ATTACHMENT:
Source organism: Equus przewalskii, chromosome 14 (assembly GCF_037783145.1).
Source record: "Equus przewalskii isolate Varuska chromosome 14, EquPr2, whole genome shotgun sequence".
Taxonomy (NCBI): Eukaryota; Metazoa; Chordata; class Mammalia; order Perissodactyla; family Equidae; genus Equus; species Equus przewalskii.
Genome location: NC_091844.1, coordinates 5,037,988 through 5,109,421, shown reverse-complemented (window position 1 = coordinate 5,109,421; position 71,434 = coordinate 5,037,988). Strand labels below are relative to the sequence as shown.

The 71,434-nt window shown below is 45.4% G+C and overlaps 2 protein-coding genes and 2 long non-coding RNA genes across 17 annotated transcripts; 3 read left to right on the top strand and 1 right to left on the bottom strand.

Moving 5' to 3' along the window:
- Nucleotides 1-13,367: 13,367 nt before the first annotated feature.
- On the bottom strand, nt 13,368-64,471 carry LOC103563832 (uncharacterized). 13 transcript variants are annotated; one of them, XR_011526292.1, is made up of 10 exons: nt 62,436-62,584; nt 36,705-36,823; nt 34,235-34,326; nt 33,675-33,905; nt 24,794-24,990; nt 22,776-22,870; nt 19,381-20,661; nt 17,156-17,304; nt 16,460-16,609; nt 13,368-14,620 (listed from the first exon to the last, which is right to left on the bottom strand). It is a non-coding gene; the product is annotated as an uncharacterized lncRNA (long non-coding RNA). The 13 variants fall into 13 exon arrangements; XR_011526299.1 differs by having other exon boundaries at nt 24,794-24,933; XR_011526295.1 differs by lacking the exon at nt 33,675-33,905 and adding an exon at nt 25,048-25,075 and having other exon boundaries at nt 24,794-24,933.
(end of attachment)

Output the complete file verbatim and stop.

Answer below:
Source organism: Equus przewalskii, chromosome 14 (assembly GCF_037783145.1).
Source record: "Equus przewalskii isolate Varuska chromosome 14, EquPr2, whole genome shotgun sequence".
Taxonomy (NCBI): Eukaryota; Metazoa; Chordata; class Mammalia; order Perissodactyla; family Equidae; genus Equus; species Equus przewalskii.
Genome location: NC_091844.1, coordinates 5,037,988 through 5,109,421, shown reverse-complemented (window position 1 = coordinate 5,109,421; position 71,434 = coordinate 5,037,988). Strand labels below are relative to the sequence as shown.

The 71,434-nt window shown below is 45.4% G+C and overlaps 2 protein-coding genes and 2 long non-coding RNA genes across 17 annotated transcripts; 3 read left to right on the top strand and 1 right to left on the bottom strand.

Moving 5' to 3' along the window:
- Nucleotides 1-13,367: 13,367 nt before the first annotated feature.
- On the bottom strand, nt 13,368-64,471 carry LOC103563832 (uncharacterized). 13 transcript variants are annotated; one of them, XR_011526292.1, is made up of 10 exons: nt 62,436-62,584; nt 36,705-36,823; nt 34,235-34,326; nt 33,675-33,905; nt 24,794-24,990; nt 22,776-22,870; nt 19,381-20,661; nt 17,156-17,304; nt 16,460-16,609; nt 13,368-14,620 (listed from the first exon to the last, which is right to left on the bottom strand). It is a non-coding gene; the product is annotated as an uncharacterized lncRNA (long non-coding RNA). The 13 variants fall into 13 exon arrangements; XR_011526299.1 differs by having other exon boundaries at nt 24,794-24,933; XR_011526295.1 differs by lacking the exon at nt 33,675-33,905 and adding an exon at nt 25,048-25,075 and having other exon boundaries at nt 24,794-24,933.